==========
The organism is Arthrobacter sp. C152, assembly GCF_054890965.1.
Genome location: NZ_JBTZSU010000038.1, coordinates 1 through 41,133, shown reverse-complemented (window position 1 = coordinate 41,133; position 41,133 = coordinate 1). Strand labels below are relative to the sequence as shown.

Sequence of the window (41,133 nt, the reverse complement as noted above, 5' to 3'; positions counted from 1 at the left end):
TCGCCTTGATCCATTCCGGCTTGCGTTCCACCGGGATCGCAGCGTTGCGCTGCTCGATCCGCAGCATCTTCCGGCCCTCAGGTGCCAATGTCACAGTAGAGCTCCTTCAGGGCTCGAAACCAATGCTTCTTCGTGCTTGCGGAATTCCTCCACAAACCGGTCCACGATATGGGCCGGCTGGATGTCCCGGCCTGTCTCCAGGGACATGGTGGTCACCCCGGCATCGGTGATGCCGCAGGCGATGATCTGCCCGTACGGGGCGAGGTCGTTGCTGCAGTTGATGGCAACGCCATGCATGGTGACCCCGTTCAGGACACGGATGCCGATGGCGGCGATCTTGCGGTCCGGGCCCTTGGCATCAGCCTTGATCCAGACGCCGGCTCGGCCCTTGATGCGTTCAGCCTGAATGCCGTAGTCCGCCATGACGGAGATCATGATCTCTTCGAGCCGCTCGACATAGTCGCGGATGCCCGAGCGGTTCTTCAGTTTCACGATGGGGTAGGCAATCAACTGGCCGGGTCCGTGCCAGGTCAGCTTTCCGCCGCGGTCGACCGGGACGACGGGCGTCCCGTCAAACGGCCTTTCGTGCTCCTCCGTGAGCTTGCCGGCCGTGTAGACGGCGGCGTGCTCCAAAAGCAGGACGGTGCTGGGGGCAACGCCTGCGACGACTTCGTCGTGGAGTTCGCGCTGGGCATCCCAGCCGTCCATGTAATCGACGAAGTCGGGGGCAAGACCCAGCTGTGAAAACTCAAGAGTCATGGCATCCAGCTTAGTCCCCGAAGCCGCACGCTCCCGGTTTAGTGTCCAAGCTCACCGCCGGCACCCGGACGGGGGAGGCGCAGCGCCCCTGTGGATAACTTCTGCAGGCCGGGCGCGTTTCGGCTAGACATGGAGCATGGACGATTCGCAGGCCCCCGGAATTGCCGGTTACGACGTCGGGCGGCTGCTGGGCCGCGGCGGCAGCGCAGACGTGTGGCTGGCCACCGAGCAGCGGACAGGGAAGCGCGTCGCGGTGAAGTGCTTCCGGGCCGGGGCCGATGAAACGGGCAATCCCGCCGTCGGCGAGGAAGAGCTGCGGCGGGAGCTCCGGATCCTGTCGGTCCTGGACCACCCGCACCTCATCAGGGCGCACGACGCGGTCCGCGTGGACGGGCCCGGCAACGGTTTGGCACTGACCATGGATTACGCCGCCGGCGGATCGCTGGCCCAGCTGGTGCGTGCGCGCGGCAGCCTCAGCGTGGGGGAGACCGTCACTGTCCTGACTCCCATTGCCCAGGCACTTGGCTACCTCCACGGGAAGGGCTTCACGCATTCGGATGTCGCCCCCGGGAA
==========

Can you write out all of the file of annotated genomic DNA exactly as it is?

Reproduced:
The organism is Arthrobacter sp. C152, assembly GCF_054890965.1.
Genome location: NZ_JBTZSU010000038.1, coordinates 1 through 41,133, shown reverse-complemented (window position 1 = coordinate 41,133; position 41,133 = coordinate 1). Strand labels below are relative to the sequence as shown.

Sequence of the window (41,133 nt, the reverse complement as noted above, 5' to 3'; positions counted from 1 at the left end):
TCGCCTTGATCCATTCCGGCTTGCGTTCCACCGGGATCGCAGCGTTGCGCTGCTCGATCCGCAGCATCTTCCGGCCCTCAGGTGCCAATGTCACAGTAGAGCTCCTTCAGGGCTCGAAACCAATGCTTCTTCGTGCTTGCGGAATTCCTCCACAAACCGGTCCACGATATGGGCCGGCTGGATGTCCCGGCCTGTCTCCAGGGACATGGTGGTCACCCCGGCATCGGTGATGCCGCAGGCGATGATCTGCCCGTACGGGGCGAGGTCGTTGCTGCAGTTGATGGCAACGCCATGCATGGTGACCCCGTTCAGGACACGGATGCCGATGGCGGCGATCTTGCGGTCCGGGCCCTTGGCATCAGCCTTGATCCAGACGCCGGCTCGGCCCTTGATGCGTTCAGCCTGAATGCCGTAGTCCGCCATGACGGAGATCATGATCTCTTCGAGCCGCTCGACATAGTCGCGGATGCCCGAGCGGTTCTTCAGTTTCACGATGGGGTAGGCAATCAACTGGCCGGGTCCGTGCCAGGTCAGCTTTCCGCCGCGGTCGACCGGGACGACGGGCGTCCCGTCAAACGGCCTTTCGTGCTCCTCCGTGAGCTTGCCGGCCGTGTAGACGGCGGCGTGCTCCAAAAGCAGGACGGTGCTGGGGGCAACGCCTGCGACGACTTCGTCGTGGAGTTCGCGCTGGGCATCCCAGCCGTCCATGTAATCGACGAAGTCGGGGGCAAGACCCAGCTGTGAAAACTCAAGAGTCATGGCATCCAGCTTAGTCCCCGAAGCCGCACGCTCCCGGTTTAGTGTCCAAGCTCACCGCCGGCACCCGGACGGGGGAGGCGCAGCGCCCCTGTGGATAACTTCTGCAGGCCGGGCGCGTTTCGGCTAGACATGGAGCATGGACGATTCGCAGGCCCCCGGAATTGCCGGTTACGACGTCGGGCGGCTGCTGGGCCGCGGCGGCAGCGCAGACGTGTGGCTGGCCACCGAGCAGCGGACAGGGAAGCGCGTCGCGGTGAAGTGCTTCCGGGCCGGGGCCGATGAAACGGGCAATCCCGCCGTCGGCGAGGAAGAGCTGCGGCGGGAGCTCCGGATCCTGTCGGTCCTGGACCACCCGCACCTCATCAGGGCGCACGACGCGGTCCGCGTGGACGGGCCCGGCAACGGTTTGGCACTGACCATGGATTACGCCGCCGGCGGATCGCTGGCCCAGCTGGTGCGTGCGCGCGGCAGCCTCAGCGTGGGGGAGACCGTCACTGTCCTGACTCCCATTGCCCAGGCACTTGGCTACCTCCACGGGAAGGGCTTCACGCATTCGGATGTCGCCCCCGGGAA